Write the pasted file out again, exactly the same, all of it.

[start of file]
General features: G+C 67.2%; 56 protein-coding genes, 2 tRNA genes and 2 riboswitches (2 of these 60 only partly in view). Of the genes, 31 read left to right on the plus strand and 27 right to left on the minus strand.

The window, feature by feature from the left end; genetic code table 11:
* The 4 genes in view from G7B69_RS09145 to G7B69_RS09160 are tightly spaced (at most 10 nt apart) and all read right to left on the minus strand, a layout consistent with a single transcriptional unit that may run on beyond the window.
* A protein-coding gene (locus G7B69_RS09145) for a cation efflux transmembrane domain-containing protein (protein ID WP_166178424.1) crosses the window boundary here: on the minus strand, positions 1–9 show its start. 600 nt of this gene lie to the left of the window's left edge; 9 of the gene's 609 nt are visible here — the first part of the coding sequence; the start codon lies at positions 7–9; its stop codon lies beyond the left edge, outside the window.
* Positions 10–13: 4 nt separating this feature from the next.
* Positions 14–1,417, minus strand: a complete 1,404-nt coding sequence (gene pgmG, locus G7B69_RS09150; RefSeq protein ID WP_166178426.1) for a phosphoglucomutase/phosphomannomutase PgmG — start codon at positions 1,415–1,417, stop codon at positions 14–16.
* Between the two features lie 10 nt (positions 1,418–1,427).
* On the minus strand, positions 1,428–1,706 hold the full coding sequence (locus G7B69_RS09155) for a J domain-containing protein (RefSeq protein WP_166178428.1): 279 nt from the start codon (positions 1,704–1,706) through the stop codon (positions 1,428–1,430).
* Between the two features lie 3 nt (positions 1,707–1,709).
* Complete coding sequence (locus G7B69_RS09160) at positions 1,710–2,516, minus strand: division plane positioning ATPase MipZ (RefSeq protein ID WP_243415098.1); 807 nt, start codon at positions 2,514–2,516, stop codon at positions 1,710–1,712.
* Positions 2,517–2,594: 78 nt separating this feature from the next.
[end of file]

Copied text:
General features: G+C 67.2%; 56 protein-coding genes, 2 tRNA genes and 2 riboswitches (2 of these 60 only partly in view). Of the genes, 31 read left to right on the plus strand and 27 right to left on the minus strand.

The window, feature by feature from the left end; genetic code table 11:
* The 4 genes in view from G7B69_RS09145 to G7B69_RS09160 are tightly spaced (at most 10 nt apart) and all read right to left on the minus strand, a layout consistent with a single transcriptional unit that may run on beyond the window.
* A protein-coding gene (locus G7B69_RS09145) for a cation efflux transmembrane domain-containing protein (protein ID WP_166178424.1) crosses the window boundary here: on the minus strand, positions 1–9 show its start. 600 nt of this gene lie to the left of the window's left edge; 9 of the gene's 609 nt are visible here — the first part of the coding sequence; the start codon lies at positions 7–9; its stop codon lies beyond the left edge, outside the window.
* Positions 10–13: 4 nt separating this feature from the next.
* Positions 14–1,417, minus strand: a complete 1,404-nt coding sequence (gene pgmG, locus G7B69_RS09150; RefSeq protein ID WP_166178426.1) for a phosphoglucomutase/phosphomannomutase PgmG — start codon at positions 1,415–1,417, stop codon at positions 14–16.
* Between the two features lie 10 nt (positions 1,418–1,427).
* On the minus strand, positions 1,428–1,706 hold the full coding sequence (locus G7B69_RS09155) for a J domain-containing protein (RefSeq protein WP_166178428.1): 279 nt from the start codon (positions 1,704–1,706) through the stop codon (positions 1,428–1,430).
* Between the two features lie 3 nt (positions 1,707–1,709).
* Complete coding sequence (locus G7B69_RS09160) at positions 1,710–2,516, minus strand: division plane positioning ATPase MipZ (RefSeq protein ID WP_243415098.1); 807 nt, start codon at positions 2,514–2,516, stop codon at positions 1,710–1,712.
* Positions 2,517–2,594: 78 nt separating this feature from the next.